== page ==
Contact: Christian Knight
Capital Improvement Program
. – Kirkland’s City Council is tentatively scheduled to consider an ordinance on July 19 that will improve safety for bicycle riding throughout the City by ensuring bike lanes are clear of parked vehicles.
The proposed ordinance would cite drivers with a $45-fine for parking in marked bike lanes.
“However,” said Kirkland Transportation Manager Joel Pfundt. “We would initially focus on educating the public about the new ordinance and the importance of keeping bike lanes clear and safe, not citing drivers for violating it.”
The proposed ordinance also exempts from citation instances of “incidental encroachment from adjacent designated parking”—areas where parked automobiles might extend by a few inches into the bike lane.
“On Market Street, for example, some residents’ [vehicles] can’t fit completely in the parking stall,” said Kirkland Traffic Sergeant Nathan Rich. “We are not going to cite those people. If it’s incidental encroachment, it’s not a factor.”
The ordinance will apply to all of Kirkland’s existing 49 lane-miles of bike lanes, as well as the bike lanes the City will create in the future. This includes a nine-block section of Finn Hill’s 84th Avenue Northeast—from Northeast 136th Street to Northeast 145th Street—which the City will repave and restripe this summer.
That project will create bike lanes along both sides of 84th Avenue, improving bike connections to Finn Hill Middle School and Thoreau Elementary School, as well as to Big Finn Hill Park. To ensure those bike lanes can run along all nine blocks without interruption, the new configuration will replace shoulders—where a few residents sometimes parked their cars—with the bike lanes.
Kirkland’s staff mailed postcards in early April about this proposed ordinance to 84th Avenue residents and the residents of more than 200 homes along streets with bike lanes. Two residents so far responded with comments and questions.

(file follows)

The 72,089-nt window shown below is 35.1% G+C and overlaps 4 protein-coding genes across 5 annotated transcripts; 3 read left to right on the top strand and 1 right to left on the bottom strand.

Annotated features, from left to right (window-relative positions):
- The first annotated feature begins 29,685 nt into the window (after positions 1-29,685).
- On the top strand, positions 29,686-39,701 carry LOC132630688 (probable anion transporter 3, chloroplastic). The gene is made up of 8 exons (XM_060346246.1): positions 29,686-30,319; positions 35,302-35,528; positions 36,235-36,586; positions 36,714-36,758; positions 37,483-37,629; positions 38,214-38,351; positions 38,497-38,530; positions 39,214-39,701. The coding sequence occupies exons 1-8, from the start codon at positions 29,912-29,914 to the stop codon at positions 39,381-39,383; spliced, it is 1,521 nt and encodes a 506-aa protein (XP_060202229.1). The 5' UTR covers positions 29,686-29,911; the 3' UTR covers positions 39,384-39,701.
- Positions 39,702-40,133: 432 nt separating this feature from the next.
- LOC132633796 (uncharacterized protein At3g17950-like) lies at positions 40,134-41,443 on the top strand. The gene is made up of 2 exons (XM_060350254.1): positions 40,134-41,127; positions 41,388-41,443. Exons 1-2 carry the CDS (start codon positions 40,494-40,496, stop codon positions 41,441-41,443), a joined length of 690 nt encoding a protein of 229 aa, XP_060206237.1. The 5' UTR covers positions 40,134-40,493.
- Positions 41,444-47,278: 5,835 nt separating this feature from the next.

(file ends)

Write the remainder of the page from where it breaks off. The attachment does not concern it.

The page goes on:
The proposed ordinance is part of the City’s continuing effort to prepare its transportation network for the coming decades, when regional planners expect Kirkland’s population to swell by more than 20,000 new jobs and 8,000 new homes. This proposed ordinance will help by providing residents with another travel choice.
“Kirkland’s leaders are continuously working to implement policies to keep Kirkland moving in the future by giving residents more choices over how they travel throughout the City and beyond,” Pfundt said. “Providing more transportation choices is part of the strategy.”
The Complete Streets Ordinance, Active Transportation Plan and Transportation Master Plan are all part of the City’s strategy to create more transportation choices. So too, is the creation of a bicycle greenway network and the ongoing development of the Cross Kirkland Corridor—a 5.75-mile trail that runs along the flattest north-to-south terrain in the city and which connects neighborhoods, parks, schools and job centers.
“These plans and projects, along with many others, are all examples of how the City is focused on moving people by all modes of travel, whether they are driving, walking, riding transit or cycling,” Pfundt said. “One of the most fundamental ways we can make bicycle riding safe and comfortable is to ensure that our bike lanes are open.”